Are Puns The Highest Form of Literature?

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Tuesday, February 21, 2017
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Alfred Hitchcock told Dick Cavett during an interview in 1972 that Puns are the Highest form of Literature. Henri Bergson defined a pun as a sentence or utterance in which "Two different sets of ideas are expressed, and we are confronted with only one series of words".



 If you are writing a script the use of puns can be very gratifying, although it may not be understood in the same and/or intended way by all your audiences given that their usage and meaning are entirely local to a particular language and its culture.The pun is a form of word play which suggests two or more meanings, by exploiting multiple meanings of words, or of similar-sounding words, for an intended humorous or rhetorical effect.


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Puns are used to create humor and sometimes require a large vocabulary to understand. Puns have long been used by comedy writers, such as Oscar Wilde, George Carlin and William Shakespeare. It is estimated that Shakespeare used over 3,000 puns in his plays.  For example, in Richard III Shakespeare writes:  "Now is the winter of our discontent made glorious summer by this son of York" (Son/sun) Puns are a common source of humour in jokes and comedy shows. They are often used in the punch line of a joke, where they typically give a humorous meaning to a rather perplexing story. Puns often are used in the titles of comedic parodies. A parody of a popular song, movie, etc., may be given a title that hints at the title of the work being parodied, substituting some of the words with ones that sound or look similar. Such a title can immediately communicate both that what follows is a parody and also which work is about to be parodied, making any further introduction unnecessary.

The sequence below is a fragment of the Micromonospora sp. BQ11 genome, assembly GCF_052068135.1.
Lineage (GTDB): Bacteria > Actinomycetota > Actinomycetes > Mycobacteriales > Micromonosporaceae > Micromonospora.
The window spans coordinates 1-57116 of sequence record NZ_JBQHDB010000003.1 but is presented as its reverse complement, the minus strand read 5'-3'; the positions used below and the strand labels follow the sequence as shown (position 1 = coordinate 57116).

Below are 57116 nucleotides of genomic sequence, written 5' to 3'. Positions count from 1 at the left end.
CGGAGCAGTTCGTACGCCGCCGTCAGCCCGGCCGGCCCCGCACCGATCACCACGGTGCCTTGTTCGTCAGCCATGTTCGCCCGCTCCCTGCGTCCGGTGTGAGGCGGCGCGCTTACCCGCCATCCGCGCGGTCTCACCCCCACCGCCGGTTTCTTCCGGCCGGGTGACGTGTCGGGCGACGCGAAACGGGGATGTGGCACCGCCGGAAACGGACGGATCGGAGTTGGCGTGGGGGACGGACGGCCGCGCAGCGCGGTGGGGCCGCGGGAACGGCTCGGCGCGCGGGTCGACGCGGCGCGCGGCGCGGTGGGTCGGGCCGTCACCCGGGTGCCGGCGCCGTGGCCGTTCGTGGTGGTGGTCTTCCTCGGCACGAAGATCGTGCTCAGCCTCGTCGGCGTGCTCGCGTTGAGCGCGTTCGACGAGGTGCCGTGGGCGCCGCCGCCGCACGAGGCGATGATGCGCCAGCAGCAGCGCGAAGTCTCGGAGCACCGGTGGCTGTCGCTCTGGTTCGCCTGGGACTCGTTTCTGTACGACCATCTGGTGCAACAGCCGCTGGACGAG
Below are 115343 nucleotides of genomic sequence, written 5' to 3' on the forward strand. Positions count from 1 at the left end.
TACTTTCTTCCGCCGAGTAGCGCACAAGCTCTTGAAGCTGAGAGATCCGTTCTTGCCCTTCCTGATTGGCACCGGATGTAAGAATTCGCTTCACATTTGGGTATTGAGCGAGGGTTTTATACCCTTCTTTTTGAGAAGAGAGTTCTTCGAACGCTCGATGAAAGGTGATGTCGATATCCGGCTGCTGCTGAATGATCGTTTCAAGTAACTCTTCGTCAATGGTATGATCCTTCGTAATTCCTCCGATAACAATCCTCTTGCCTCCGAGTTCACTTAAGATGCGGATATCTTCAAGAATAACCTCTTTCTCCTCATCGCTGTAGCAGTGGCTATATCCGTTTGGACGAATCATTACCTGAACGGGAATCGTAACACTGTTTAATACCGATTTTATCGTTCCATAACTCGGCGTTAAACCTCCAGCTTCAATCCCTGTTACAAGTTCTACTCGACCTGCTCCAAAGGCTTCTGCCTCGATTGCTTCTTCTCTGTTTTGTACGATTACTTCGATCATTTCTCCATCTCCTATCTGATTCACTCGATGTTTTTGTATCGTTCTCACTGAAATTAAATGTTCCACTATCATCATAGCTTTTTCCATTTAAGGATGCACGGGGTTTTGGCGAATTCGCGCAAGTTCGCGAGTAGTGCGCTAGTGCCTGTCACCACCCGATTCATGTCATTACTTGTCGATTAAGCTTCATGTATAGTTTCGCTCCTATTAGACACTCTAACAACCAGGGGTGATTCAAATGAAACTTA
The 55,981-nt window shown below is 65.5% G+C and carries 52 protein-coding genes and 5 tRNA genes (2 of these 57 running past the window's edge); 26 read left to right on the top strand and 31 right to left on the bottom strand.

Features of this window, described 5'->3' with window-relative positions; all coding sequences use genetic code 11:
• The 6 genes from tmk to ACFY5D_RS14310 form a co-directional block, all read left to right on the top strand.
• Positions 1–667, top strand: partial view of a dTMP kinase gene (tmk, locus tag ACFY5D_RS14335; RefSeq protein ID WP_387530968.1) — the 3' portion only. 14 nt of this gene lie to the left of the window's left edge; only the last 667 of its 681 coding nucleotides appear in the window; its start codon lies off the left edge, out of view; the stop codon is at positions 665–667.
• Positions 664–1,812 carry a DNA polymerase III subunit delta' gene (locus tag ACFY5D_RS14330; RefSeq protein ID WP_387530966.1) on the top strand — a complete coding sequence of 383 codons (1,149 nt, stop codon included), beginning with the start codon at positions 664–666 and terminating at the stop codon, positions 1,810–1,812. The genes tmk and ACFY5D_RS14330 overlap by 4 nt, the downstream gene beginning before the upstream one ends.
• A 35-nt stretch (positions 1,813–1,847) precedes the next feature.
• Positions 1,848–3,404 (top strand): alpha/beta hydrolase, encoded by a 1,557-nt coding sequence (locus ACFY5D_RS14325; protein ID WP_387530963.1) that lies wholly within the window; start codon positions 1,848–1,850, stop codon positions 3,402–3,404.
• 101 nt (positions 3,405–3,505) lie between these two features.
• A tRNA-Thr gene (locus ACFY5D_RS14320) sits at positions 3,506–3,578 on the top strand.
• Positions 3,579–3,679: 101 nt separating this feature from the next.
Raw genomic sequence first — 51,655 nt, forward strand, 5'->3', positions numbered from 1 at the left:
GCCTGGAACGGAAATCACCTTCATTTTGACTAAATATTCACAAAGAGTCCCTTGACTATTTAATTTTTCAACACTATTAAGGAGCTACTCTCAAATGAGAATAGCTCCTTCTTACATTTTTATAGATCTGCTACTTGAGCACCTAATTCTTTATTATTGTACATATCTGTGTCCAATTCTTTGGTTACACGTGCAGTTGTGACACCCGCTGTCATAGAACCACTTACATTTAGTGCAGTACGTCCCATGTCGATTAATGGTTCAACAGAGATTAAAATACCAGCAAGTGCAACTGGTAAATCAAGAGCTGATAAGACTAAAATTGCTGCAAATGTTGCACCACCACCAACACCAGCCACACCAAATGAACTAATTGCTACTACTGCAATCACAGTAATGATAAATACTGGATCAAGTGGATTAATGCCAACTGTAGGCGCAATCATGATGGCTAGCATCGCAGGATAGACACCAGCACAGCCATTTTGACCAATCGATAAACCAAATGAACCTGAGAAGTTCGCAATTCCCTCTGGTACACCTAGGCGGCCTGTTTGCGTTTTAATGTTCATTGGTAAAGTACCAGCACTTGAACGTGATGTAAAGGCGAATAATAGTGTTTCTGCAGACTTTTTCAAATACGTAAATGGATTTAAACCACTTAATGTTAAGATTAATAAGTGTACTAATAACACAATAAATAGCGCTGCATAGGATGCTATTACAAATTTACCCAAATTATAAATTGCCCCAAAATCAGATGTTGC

Puns can be Classified in Various Ways:


  • The homophonic Pun, a common type, uses word pairs which sound alike but are not synonymous. Walter Redfern exemplified this type with his statement "To pun is to treat homonyms as synonyms". For example, in George Carlin's phrase "Atheism is a non-prophet institution", the word "prophet" is put in place of its homophone "profit", altering the common phrase "non-profit institution". Similarly, the joke "Question: Why do we still have troops in Germany? Answer: To keep the Russians in Czech" relies on the aural ambiguity of the homophones "check" and "Czech". Often, puns are not strictly homophonic, but play on words of similar, not identical, sound as in the example from the "Pinky and the Brain" cartoon film series: "I think so, Brain, but if we give peas a chance, won't the lima beans feel left out?" which plays with the similar - but not identical - sound of "peas" and "peace". Rhymes are often used, such as in the example cited below of a wine shop called "Planet of the Grapes." This plays on the rhyme between "grapes" and "apes."




  • A homographic Pun exploits words which are spelled the same (homographs) but possess different meanings and sounds. Because of their nature, they rely on sight more than hearing, contrary to homophonic puns. Examples in which the punned words typically exist in two different parts of speech often rely on unusual sentence construction. An example which combines homophonic and homographic punning is Douglas Adams's line "You can tune a guitar, but you can't tuna fish. Unless of course, you play bass." The phrase uses the homophonic qualities of "tune a" and "tuna", as well as the homographic pun on "bass", in which ambiguity is reached through the identical spellings of /ˈbeɪs/ (a string instrument), and /ˈbæs/ (a kind of fish).